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Shorter Reviews Real and Imagined Worlds, by Monroe Berger; pp. 303. Cambridge: Harvard University Press, 1977, $15.00. The literary world has long awaited a book which would elucidate powerfully and comprehensively the connection between the imagined worlds of fiction and the real social and cultural worlds they prismatically reflect and exemplify. Real and Imagined Worlds is not that book. It is instead a lengthy discussion of the relative merits of fiction and the social sciences as instruments for acquiring and conveying knowledge about social realities. For Berger has detected a Threat. Fiction and its proponents are once again poaching. Locked out of the domain of the natural sciences, they have turned their eyes to less well guarded turf, that of the social sciences. And they are claiming, it seems, that it was theirs all along. This concern of Berger's becomes explicit only in the final chapter, but it serves as an important principle of (dis)organization throughout. The first six chapters of the book are occupied by examples, some very interesting, of representations of social realities and comments on them from fiction and parallel passages from nonfiction. But initially, the organizational intent behind this collage of centuries, authors, styles, and themes is baffling. A nineteenthcentury novelist may as easily find himself paired with a twentieth-century theorist as with the nonfictional products of his own soberer moments. And the frequent examples of early novelists writing about fiction itself are at once too unsystematic to be meant as literary history and too numerous to be ignored. What binds them all together is Berger's interest in contraposing two methods of inquiry and their results. It is Berger's view that writers of fiction early sought to justify their works by making them serve the dual purpose of amusement and education; and that in pursuit of the latter objective, they commented on social realities, either indirectly in their narratives or directly in their "authorial intrusions." And to this day, it seems, novelists have kept it up. Authors who fit Berger's thesis, at least superficially, are handled well. His discussions of Cary's Mister Johnson as a comment on racial relations and of Silone's Bread and Wine as a portrait of the inner dynamics of political idealism are masterful. And George Eliot, whose judgmental intrusions are introduced in grim and numerous array, is appropriately treated as an author with a social mission, particularly since Berger explicitly does not wish to do literary criticism. But there are some errors in Berger's classifications. A treatment of Jane Austen which makes her a weaker and less decisive Eliot is not a 124 Shorter Reviews125 triumph for sense or sensibility. And there are curious omissions; surely Godwin ought to have been mentioned. The larger question is whether Berger is not fighting a war that never was. Most of the developments in fiction which he cites in support of his claim that there is a war on are better construed as crises in the development of fiction itself than as attempts to supplant the social sciences. Surely the early English novel and the work of Zola demonstrate a frequent concern for near-scientific verisimilitude and an interest in social problems—but in large part arguments for and against literalness and verisimilitude stem from a concern about what makes for effective fiction qua fiction, not from concern about what fiction most effectively argues social issues. The same is true, I think, of the modern French novel, and even in the cases of Capote and Mailer. Even if there is a war on, claims like Berger's (pp. 249-50) that "Nonfiction works on social problems sell much better than novels on the same or any other subjects," display a kind of complaining tone and logical imprecision which might be tolerated in fiction, but which is out of place in the social sciences. Louisiana State UniversityMary Sirridge The Fire and the Sun: Why Plato Banished the Artists, by Iris Murdoch; pp. 89. Oxford: Clarendon Press, 1977, $5.95. We are brought up to believe that it is important to distinguish works of philosophy from works of literature; and we imagine that we know, roughly, how...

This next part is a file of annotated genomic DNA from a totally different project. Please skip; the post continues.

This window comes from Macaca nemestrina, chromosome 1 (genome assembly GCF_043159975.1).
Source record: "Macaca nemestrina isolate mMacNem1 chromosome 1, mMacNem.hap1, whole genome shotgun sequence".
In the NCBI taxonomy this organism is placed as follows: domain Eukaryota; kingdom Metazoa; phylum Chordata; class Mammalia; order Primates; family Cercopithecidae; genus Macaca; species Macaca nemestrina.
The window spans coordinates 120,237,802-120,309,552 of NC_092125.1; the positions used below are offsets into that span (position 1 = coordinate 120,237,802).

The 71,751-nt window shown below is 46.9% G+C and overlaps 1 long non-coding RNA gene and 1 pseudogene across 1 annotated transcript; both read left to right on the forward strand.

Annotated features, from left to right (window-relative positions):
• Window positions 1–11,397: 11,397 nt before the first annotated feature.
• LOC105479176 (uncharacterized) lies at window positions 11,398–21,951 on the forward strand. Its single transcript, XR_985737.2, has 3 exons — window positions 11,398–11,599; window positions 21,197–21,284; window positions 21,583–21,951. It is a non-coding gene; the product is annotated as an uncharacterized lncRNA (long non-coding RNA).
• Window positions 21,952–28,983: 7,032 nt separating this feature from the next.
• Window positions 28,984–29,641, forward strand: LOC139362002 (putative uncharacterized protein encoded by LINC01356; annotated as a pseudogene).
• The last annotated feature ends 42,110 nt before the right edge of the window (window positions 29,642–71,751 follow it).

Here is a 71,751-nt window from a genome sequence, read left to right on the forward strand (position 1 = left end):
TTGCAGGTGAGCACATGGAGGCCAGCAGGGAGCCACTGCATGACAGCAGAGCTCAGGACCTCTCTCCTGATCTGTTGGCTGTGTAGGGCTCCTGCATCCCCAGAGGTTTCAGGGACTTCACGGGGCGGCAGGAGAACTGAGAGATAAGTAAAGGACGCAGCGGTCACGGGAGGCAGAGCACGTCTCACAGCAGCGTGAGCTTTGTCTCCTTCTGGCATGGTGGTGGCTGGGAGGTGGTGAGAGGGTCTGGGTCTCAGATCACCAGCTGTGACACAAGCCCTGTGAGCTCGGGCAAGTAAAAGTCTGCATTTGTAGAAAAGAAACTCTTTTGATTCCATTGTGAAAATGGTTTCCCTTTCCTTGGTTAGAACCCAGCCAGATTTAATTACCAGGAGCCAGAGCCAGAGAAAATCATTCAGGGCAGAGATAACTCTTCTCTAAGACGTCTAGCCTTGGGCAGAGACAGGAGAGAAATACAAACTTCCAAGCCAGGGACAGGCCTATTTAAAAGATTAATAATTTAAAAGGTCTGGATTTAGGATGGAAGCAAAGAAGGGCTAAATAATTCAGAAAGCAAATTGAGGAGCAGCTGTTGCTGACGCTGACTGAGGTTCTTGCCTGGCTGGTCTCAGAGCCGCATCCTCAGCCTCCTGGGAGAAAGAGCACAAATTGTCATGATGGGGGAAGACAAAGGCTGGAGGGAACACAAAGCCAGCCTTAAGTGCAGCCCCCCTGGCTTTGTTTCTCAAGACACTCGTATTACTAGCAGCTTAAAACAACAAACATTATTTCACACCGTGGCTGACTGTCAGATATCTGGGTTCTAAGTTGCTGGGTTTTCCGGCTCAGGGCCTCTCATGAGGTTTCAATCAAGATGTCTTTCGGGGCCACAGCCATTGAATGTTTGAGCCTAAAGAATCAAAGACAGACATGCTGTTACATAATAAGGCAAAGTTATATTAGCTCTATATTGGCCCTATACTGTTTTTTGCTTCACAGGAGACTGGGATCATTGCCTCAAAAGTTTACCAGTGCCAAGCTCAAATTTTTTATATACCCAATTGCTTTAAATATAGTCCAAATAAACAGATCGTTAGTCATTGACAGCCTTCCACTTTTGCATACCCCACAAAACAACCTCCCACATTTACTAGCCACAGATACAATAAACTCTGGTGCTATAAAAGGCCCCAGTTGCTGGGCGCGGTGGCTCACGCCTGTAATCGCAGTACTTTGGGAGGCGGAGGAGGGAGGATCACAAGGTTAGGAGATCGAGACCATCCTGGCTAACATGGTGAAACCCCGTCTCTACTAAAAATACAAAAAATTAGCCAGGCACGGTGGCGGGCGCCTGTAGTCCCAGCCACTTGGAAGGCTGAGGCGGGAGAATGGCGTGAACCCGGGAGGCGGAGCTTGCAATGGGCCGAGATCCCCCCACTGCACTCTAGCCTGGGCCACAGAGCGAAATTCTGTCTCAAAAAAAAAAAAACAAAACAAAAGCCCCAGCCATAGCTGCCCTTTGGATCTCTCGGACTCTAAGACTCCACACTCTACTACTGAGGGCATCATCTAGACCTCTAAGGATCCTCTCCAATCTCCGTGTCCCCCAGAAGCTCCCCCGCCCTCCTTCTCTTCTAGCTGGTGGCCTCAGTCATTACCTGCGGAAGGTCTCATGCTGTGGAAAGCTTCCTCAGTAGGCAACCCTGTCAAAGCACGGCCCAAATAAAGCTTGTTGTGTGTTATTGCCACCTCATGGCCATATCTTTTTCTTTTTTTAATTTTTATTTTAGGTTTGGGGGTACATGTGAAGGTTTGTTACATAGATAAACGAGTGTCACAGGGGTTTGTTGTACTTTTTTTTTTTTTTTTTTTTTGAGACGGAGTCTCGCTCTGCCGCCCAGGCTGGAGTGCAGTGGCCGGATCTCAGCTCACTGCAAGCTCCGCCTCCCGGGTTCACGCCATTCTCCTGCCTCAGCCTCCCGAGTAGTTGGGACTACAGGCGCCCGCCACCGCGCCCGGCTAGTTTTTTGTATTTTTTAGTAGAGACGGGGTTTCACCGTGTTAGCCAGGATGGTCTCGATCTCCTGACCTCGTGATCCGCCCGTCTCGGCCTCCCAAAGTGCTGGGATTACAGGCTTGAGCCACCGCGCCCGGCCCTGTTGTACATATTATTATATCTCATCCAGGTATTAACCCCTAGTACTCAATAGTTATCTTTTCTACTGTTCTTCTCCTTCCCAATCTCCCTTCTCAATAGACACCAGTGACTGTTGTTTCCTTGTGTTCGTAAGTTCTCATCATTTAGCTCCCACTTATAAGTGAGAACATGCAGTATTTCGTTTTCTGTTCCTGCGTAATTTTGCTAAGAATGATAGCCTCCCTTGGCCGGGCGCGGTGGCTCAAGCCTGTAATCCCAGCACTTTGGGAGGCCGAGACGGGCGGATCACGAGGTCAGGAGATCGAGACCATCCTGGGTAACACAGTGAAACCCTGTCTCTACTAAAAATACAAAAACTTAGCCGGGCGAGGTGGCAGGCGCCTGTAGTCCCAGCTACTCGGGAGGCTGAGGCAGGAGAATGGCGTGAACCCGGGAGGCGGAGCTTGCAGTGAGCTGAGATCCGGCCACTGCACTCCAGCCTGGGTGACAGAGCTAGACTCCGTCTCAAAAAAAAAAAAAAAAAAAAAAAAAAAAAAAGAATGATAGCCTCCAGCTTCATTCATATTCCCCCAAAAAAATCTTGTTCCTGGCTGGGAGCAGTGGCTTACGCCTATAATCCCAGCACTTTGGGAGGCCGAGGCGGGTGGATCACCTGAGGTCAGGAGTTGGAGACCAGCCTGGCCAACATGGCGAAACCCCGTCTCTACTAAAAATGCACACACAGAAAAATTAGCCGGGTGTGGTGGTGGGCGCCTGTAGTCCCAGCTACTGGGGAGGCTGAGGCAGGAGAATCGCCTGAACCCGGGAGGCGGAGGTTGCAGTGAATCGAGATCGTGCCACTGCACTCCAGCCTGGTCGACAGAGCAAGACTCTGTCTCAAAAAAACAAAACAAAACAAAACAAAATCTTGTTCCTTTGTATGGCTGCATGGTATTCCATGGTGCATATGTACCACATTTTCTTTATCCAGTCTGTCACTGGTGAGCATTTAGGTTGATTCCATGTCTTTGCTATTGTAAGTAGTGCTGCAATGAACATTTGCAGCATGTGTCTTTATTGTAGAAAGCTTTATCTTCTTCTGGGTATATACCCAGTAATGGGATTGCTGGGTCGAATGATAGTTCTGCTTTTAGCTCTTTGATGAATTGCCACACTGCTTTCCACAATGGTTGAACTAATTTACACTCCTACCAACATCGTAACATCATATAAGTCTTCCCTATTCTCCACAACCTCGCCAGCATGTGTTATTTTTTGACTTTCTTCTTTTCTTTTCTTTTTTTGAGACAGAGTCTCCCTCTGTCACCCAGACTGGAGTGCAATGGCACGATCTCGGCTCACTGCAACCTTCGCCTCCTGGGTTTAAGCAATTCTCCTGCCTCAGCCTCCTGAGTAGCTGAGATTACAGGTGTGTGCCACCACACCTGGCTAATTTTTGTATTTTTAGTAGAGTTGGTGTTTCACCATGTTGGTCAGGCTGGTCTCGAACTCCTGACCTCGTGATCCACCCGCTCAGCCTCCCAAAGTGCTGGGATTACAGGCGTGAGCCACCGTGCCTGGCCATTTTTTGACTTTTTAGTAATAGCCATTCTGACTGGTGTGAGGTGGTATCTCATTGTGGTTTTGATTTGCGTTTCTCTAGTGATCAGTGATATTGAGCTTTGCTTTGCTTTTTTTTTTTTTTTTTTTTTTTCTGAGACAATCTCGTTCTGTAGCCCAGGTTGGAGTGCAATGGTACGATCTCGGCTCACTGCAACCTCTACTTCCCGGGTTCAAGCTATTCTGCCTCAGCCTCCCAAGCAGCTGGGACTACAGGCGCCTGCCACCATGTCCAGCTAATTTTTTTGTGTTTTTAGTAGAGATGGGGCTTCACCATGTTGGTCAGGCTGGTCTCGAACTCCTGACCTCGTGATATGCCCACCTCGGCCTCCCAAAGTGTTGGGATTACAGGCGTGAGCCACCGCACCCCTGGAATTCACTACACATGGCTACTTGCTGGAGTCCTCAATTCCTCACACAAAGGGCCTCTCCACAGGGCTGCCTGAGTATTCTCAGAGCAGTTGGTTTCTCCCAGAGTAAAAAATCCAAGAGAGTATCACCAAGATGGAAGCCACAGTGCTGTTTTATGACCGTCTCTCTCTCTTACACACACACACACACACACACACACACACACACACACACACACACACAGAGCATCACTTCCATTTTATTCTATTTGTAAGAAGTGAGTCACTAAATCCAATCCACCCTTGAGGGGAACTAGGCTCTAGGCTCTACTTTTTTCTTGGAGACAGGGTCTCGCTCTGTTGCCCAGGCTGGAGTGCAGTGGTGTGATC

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pp. 124-125
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